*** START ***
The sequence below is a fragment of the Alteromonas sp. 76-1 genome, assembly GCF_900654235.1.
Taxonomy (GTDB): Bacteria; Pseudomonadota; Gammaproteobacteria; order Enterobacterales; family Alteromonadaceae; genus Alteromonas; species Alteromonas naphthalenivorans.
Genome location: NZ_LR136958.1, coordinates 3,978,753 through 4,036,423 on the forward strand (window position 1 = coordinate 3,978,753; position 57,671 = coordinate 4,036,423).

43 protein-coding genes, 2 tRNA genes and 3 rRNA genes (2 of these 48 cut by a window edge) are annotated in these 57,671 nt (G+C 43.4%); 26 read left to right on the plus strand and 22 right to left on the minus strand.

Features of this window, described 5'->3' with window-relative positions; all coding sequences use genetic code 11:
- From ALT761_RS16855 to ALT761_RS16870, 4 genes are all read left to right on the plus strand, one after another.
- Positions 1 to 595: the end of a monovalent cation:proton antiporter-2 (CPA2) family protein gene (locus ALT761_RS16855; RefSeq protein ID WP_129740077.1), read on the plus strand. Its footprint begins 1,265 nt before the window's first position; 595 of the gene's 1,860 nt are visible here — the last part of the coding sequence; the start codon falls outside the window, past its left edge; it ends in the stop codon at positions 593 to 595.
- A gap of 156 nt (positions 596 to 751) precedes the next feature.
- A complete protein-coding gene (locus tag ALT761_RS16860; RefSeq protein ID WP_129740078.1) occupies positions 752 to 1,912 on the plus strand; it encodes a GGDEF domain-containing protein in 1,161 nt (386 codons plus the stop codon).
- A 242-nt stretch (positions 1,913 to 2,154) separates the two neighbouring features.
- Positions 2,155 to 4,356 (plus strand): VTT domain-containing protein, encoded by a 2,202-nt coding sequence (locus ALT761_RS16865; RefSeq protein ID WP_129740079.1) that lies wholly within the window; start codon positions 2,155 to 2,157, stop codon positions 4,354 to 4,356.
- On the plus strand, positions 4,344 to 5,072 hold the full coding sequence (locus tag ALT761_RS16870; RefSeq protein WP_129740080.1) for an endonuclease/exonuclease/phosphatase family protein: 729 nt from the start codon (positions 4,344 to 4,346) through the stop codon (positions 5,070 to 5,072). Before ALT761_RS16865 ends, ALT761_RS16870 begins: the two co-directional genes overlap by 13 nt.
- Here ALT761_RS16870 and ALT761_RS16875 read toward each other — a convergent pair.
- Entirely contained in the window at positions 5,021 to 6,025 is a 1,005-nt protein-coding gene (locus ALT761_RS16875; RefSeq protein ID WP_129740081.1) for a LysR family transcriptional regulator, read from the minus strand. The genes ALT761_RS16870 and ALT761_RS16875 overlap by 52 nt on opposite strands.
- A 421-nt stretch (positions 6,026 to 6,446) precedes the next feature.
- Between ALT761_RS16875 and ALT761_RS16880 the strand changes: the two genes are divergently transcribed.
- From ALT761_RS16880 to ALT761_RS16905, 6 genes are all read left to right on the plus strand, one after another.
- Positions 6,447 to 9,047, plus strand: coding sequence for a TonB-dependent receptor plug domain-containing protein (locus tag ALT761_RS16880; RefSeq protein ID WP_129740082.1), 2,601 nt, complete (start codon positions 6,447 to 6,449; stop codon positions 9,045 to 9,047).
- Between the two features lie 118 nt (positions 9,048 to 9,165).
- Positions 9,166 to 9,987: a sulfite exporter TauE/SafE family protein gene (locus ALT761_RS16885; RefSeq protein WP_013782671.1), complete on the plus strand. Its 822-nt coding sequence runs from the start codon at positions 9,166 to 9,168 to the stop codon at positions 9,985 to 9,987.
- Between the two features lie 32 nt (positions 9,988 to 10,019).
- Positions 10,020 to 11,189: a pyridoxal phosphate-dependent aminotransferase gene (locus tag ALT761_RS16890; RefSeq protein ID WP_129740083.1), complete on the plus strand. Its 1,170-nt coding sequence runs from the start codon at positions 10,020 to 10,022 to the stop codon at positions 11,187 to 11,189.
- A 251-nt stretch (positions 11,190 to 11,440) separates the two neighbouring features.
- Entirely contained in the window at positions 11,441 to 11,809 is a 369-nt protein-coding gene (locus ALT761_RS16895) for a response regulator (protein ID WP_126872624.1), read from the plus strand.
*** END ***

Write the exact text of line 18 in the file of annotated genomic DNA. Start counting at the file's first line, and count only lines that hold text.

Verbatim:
- Positions 6,447 to 9,047, plus strand: coding sequence for a TonB-dependent receptor plug domain-containing protein (locus tag ALT761_RS16880; RefSeq protein ID WP_129740082.1), 2,601 nt, complete (start codon positions 6,447 to 6,449; stop codon positions 9,045 to 9,047).